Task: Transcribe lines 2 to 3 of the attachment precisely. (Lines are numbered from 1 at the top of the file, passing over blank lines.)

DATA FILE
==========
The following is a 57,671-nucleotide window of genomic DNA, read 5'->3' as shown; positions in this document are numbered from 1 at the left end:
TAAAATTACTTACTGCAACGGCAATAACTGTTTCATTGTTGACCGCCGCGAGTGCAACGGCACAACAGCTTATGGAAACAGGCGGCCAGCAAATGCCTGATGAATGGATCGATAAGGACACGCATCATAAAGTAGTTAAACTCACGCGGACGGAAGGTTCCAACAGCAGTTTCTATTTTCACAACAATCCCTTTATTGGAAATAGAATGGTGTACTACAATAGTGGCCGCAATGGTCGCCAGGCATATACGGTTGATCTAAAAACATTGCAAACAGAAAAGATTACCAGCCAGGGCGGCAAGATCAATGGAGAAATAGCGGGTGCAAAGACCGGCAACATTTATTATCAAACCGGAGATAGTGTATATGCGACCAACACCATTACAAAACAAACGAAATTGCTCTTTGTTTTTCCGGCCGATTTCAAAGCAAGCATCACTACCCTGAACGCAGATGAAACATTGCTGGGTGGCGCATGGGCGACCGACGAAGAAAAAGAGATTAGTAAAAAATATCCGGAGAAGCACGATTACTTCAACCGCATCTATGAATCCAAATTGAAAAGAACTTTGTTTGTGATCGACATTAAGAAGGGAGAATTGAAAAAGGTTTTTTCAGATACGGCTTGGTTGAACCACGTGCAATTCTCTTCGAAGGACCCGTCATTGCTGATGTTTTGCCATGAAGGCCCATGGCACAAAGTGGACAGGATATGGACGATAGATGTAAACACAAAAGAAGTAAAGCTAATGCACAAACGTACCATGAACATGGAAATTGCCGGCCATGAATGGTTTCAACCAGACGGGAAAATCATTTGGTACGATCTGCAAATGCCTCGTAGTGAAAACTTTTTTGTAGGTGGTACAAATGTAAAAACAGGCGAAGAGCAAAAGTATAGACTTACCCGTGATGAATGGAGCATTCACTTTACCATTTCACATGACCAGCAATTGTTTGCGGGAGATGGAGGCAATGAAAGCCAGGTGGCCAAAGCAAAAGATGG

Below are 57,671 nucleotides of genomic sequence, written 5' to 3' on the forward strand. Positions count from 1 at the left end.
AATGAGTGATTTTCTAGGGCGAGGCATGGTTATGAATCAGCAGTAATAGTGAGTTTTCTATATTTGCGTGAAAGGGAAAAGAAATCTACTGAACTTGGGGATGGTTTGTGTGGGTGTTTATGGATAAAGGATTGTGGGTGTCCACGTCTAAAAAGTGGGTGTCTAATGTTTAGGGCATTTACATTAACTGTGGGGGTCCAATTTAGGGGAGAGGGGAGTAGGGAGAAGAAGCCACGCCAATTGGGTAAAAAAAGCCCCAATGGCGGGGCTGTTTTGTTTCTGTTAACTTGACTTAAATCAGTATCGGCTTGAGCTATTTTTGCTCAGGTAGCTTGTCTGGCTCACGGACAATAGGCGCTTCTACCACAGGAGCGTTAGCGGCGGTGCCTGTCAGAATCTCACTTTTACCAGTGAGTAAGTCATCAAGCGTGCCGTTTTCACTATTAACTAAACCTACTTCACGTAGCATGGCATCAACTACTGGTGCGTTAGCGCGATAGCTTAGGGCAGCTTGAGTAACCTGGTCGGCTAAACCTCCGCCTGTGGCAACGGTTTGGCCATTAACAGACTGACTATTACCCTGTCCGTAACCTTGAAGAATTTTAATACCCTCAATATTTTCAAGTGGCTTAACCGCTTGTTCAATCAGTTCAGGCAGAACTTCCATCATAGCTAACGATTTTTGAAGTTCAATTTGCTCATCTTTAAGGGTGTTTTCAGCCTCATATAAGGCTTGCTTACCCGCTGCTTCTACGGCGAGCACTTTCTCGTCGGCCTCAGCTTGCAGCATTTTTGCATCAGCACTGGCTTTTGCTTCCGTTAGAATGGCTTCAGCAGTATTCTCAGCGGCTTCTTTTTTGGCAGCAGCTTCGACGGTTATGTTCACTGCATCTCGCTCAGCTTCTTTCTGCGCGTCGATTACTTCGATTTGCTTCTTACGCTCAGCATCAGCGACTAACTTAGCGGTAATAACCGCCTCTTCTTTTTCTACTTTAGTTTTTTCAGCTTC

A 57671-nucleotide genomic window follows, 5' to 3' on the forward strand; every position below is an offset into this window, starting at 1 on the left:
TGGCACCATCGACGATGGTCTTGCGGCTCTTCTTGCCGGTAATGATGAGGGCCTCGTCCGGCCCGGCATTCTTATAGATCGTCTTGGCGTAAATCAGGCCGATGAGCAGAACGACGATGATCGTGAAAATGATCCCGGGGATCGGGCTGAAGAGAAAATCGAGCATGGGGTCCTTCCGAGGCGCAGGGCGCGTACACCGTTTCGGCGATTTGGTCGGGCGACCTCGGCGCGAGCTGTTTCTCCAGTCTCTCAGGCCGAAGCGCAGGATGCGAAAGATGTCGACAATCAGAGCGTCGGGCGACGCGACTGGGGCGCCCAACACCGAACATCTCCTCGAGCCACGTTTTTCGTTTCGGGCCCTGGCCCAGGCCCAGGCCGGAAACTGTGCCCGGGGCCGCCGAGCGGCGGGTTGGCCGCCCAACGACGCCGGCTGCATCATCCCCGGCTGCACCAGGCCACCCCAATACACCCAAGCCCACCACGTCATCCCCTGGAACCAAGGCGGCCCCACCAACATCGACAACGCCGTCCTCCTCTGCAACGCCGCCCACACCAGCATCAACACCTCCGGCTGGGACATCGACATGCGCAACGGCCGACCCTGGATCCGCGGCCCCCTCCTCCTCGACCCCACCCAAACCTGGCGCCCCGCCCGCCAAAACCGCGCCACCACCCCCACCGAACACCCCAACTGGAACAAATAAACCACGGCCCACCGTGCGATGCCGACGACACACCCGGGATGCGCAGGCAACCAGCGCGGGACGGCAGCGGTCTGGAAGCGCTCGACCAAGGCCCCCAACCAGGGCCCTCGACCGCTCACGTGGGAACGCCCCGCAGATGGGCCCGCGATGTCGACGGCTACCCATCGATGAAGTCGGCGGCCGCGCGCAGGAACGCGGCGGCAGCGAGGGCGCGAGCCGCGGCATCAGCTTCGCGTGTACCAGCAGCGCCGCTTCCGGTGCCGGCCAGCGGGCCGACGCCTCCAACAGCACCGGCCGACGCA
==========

TAAAATTACTTACTGCAACGGCAATAACTGTTTCATTGTTGACCGCCGCGAGTGCAACGGCACAACAGCTTATGGAAACAGGCGGCCAGCAAATGCCTGATGAATGGATCGATAAGGACACGCATCATAAAGTAGTTAAACTCACGCGGACGGAAGGTTCCAACAGCAGTTTCTATTTTCACAACAATCCCTTTATTGGAAATAGAATGGTGTACTACAATAGTGGCCGCAATGGTCGCCAGGCATATACGGTTGATCTAAAAACATTGCAAACAGAAAAGATTACCAGCCAGGGCGGCAAGATCAATGGAGAAATAGCGGGTGCAAAGACCGGCAACATTTATTATCAAACCGGAGATAGTGTATATGCGACCAACACCATTACAAAACAAACGAAATTGCTCTTTGTTTTTCCGGCCGATTTCAAAGCAAGCATCACTACCCTGAACGCAGATGAAACATTGCTGGGTGGCGCATGGGCGACCGACGAAGAAAAAGAGATTAGTAAAAAATATCCGGAGAAGCACGATTACTTCAACCGCATCTATGAATCCAAATTGAAAAGAACTTTGTTTGTGATCGACATTAAGAAGGGAGAATTGAAAAAGGTTTTTTCAGATACGGCTTGGTTGAACCACGTGCAATTCTCTTCGAAGGACCCGTCATTGCTGATGTTTTGCCATGAAGGCCCATGGCACAAAGTGGACAGGATATGGACGATAGATGTAAACACAAAAGAAGTAAAGCTAATGCACAAACGTACCATGAACATGGAAATTGCCGGCCATGAATGGTTTCAACCAGACGGGAAAATCATTTGGTACGATCTGCAAATGCCTCGTAGTGAAAACTTTTTTGTAGGTGGTACAAATGTAAAAACAGGCGAAGAGCAAAAGTATAGACTTACCCGTGATGAATGGAGCATTCACTTTACCATTTCACATGACCAGCAATTGTTTGCGGGAGATGGAGGCAATGAAAGCCAGGTGGCCAAAGCAAAAGATGG

Below are 57,671 nucleotides of genomic sequence, written 5' to 3' on the forward strand. Positions count from 1 at the left end.